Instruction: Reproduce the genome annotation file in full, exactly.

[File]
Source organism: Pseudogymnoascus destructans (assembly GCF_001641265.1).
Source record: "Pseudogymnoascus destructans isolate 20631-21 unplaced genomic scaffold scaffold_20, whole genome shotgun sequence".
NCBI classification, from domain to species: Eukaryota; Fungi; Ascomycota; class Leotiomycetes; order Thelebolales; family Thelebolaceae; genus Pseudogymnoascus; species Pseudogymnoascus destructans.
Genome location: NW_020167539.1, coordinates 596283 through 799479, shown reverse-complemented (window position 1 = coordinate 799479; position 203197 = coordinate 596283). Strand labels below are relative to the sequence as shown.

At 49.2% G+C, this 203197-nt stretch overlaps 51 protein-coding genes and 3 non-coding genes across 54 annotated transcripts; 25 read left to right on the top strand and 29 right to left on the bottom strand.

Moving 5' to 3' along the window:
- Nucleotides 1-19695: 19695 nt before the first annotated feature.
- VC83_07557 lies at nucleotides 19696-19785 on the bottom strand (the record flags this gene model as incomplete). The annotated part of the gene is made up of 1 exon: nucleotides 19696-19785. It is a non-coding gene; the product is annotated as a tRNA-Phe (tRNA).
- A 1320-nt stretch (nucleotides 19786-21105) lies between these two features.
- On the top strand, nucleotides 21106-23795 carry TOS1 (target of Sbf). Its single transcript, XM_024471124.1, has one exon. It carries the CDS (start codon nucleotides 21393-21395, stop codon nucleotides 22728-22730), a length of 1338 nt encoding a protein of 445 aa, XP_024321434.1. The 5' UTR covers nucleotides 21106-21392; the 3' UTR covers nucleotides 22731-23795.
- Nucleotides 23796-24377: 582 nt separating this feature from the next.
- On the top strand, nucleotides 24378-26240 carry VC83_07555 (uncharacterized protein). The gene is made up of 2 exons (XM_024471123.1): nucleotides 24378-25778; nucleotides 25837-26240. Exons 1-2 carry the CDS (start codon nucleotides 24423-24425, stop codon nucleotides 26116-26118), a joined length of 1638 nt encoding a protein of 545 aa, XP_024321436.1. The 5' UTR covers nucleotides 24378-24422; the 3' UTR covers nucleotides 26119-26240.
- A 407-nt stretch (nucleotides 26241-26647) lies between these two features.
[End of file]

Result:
Source organism: Pseudogymnoascus destructans (assembly GCF_001641265.1).
Source record: "Pseudogymnoascus destructans isolate 20631-21 unplaced genomic scaffold scaffold_20, whole genome shotgun sequence".
NCBI classification, from domain to species: Eukaryota; Fungi; Ascomycota; class Leotiomycetes; order Thelebolales; family Thelebolaceae; genus Pseudogymnoascus; species Pseudogymnoascus destructans.
Genome location: NW_020167539.1, coordinates 596283 through 799479, shown reverse-complemented (window position 1 = coordinate 799479; position 203197 = coordinate 596283). Strand labels below are relative to the sequence as shown.

At 49.2% G+C, this 203197-nt stretch overlaps 51 protein-coding genes and 3 non-coding genes across 54 annotated transcripts; 25 read left to right on the top strand and 29 right to left on the bottom strand.

Moving 5' to 3' along the window:
- Nucleotides 1-19695: 19695 nt before the first annotated feature.
- VC83_07557 lies at nucleotides 19696-19785 on the bottom strand (the record flags this gene model as incomplete). The annotated part of the gene is made up of 1 exon: nucleotides 19696-19785. It is a non-coding gene; the product is annotated as a tRNA-Phe (tRNA).
- A 1320-nt stretch (nucleotides 19786-21105) lies between these two features.
- On the top strand, nucleotides 21106-23795 carry TOS1 (target of Sbf). Its single transcript, XM_024471124.1, has one exon. It carries the CDS (start codon nucleotides 21393-21395, stop codon nucleotides 22728-22730), a length of 1338 nt encoding a protein of 445 aa, XP_024321434.1. The 5' UTR covers nucleotides 21106-21392; the 3' UTR covers nucleotides 22731-23795.
- Nucleotides 23796-24377: 582 nt separating this feature from the next.
- On the top strand, nucleotides 24378-26240 carry VC83_07555 (uncharacterized protein). The gene is made up of 2 exons (XM_024471123.1): nucleotides 24378-25778; nucleotides 25837-26240. Exons 1-2 carry the CDS (start codon nucleotides 24423-24425, stop codon nucleotides 26116-26118), a joined length of 1638 nt encoding a protein of 545 aa, XP_024321436.1. The 5' UTR covers nucleotides 24378-24422; the 3' UTR covers nucleotides 26119-26240.
- A 407-nt stretch (nucleotides 26241-26647) lies between these two features.